Fire damaged art

fire damage restoration
Published: Wednesday, June 03, 2009
By Andrew J. Bernstein
The Saratogian

AFTER FIRE PAINTINGS RETURN TO YADDO

paintings damaged by fire restored

Yaddo maintenance supervisor Don Farmer unloads artwork Tuesday afternoon. The works were restored after a May 2008 fire. (RICK GARGIULO/The Saratogian)

SARATOGA SPRINGS — More than a year after fire damaged an administrative building at Yaddo, 65 works of art damaged by soot in the fire have been returned to the artists’ retreat.

On Tuesday, workers from Oliver Brothers, a Boston-based firm specializing in restoring damaged art work, delivered a truck load of art, including paintings, drawings, lithographs and sculpture.

The fire broke out in Yaddo’s “Garage” on May 10, 2008. The building houses administrative offices, as well as the maintenance and grounds crews. The fire started in a riding mower at night, when the building was unoccupied.

No one was injured in the fire, but Yaddo Public Affairs Coordinator Leslie Leduke said the Saratoga Springs Fire Department rescued a cat that lived in the building.

The fire destroyed the buildings electrical, telephone, and heating systems, but did not cause significant damage to the structure. Restoration work on the building is still ongoing, and Yaddo Vice President Patricia Supp said work on the building would be complete in late September. Until the building is completed, the art returned Tuesday will be stored on Yaddo’s property.

Leduke said that most of the damaged art works were from the collection of Yaddo founder Spencer and Katrina Trask. Some of the works were by Yaddo residents, although most of the foundation’s most valuable works are housed in the mansion, where artists-in-residence are housed during stays at Yaddo.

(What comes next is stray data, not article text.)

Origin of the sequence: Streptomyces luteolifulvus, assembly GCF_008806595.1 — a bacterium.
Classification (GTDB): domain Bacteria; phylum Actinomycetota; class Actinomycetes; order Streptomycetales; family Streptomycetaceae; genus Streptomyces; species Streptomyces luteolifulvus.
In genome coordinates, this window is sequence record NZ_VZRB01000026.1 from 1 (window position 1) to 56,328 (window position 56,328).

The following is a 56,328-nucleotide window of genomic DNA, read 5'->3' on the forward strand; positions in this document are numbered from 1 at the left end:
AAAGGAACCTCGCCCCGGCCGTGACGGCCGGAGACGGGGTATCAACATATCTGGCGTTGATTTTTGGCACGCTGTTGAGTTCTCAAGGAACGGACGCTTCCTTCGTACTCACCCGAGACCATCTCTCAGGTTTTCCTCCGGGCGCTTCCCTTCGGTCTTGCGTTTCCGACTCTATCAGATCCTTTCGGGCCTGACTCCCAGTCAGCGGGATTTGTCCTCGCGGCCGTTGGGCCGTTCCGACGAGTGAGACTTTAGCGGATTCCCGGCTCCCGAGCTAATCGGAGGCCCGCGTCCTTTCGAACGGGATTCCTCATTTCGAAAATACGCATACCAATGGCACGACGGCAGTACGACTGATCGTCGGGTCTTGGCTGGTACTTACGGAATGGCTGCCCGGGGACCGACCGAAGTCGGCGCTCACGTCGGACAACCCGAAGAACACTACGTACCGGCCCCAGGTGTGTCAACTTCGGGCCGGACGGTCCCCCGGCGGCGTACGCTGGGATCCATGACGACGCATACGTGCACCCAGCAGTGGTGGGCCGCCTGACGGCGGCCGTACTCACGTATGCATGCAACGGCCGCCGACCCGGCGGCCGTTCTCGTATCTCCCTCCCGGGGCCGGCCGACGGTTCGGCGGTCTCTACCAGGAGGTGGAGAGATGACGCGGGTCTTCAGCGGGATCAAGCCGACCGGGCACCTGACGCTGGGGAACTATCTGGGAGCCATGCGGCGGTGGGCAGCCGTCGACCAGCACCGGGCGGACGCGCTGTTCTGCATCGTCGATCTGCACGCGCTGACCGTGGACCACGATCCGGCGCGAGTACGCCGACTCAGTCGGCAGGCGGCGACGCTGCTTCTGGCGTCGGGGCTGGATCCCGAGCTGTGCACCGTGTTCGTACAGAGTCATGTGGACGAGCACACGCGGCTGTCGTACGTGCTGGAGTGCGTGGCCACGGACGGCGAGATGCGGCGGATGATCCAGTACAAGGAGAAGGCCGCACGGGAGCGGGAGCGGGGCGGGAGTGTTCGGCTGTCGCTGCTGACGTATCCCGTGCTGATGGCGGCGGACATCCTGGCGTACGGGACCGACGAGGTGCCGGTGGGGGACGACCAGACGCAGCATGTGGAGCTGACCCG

Oliver Brothers restoration workers Greg Bishop and Peter Tysver, who delivered the art, said most of the restoration work focused on removing soot, although some of the pieces had “pre-existing conditions,” such as peeling paint, which required workers to stabilize the works to ensure they would not be damaged as the works were cleaned.

Leduke said that Yaddo expects to claim about $2 million in damages due to the fire, including restoring the art work. The organization will pay an additional $600,000 to update some building systems.

Yaddo will hold its annual benefit on Friday, June 19, and will feature former Yaddo resident and author Matt Witten.

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Link to Saratogian News Article
You can find more information on what to do if you have experienced a loss (fire damaged art or water damaged art) HERE

 

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